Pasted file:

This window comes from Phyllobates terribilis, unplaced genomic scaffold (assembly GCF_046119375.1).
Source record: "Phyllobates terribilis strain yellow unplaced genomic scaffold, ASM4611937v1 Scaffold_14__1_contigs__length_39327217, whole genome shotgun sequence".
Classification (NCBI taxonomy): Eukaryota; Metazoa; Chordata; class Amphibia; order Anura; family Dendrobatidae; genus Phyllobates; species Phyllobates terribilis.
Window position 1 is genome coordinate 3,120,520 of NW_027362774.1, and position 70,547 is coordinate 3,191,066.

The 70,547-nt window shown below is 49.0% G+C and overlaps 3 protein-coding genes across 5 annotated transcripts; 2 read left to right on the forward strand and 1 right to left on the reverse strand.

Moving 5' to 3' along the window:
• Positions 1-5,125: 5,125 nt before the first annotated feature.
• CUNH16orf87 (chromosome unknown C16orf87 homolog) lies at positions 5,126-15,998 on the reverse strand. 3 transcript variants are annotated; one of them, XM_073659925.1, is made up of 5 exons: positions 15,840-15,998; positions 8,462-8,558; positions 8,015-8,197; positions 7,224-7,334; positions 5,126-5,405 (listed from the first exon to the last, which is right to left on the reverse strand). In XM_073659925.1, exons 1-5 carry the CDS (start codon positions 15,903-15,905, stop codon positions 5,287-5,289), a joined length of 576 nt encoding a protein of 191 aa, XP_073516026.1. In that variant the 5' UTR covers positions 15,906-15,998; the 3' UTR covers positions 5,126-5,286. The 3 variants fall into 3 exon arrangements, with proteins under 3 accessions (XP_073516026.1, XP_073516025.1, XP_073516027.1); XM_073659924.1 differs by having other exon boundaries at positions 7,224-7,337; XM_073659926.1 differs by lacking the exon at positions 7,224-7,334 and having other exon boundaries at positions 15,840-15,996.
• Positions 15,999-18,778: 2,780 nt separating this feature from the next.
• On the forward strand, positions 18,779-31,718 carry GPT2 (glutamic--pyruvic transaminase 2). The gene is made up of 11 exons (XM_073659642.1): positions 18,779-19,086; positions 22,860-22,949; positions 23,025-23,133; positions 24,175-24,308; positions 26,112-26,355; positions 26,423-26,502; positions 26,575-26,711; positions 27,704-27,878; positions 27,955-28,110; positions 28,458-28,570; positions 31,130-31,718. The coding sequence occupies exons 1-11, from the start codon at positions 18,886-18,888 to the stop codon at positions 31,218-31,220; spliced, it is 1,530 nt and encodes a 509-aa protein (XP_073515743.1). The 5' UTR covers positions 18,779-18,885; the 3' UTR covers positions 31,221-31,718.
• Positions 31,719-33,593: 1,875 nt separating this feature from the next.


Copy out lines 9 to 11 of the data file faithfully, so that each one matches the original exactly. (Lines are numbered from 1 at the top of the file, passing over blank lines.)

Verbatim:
• Positions 15,999-18,778: 2,780 nt separating this feature from the next.
• On the forward strand, positions 18,779-31,718 carry GPT2 (glutamic--pyruvic transaminase 2). The gene is made up of 11 exons (XM_073659642.1): positions 18,779-19,086; positions 22,860-22,949; positions 23,025-23,133; positions 24,175-24,308; positions 26,112-26,355; positions 26,423-26,502; positions 26,575-26,711; positions 27,704-27,878; positions 27,955-28,110; positions 28,458-28,570; positions 31,130-31,718. The coding sequence occupies exons 1-11, from the start codon at positions 18,886-18,888 to the stop codon at positions 31,218-31,220; spliced, it is 1,530 nt and encodes a 509-aa protein (XP_073515743.1). The 5' UTR covers positions 18,779-18,885; the 3' UTR covers positions 31,221-31,718.
• Positions 31,719-33,593: 1,875 nt separating this feature from the next.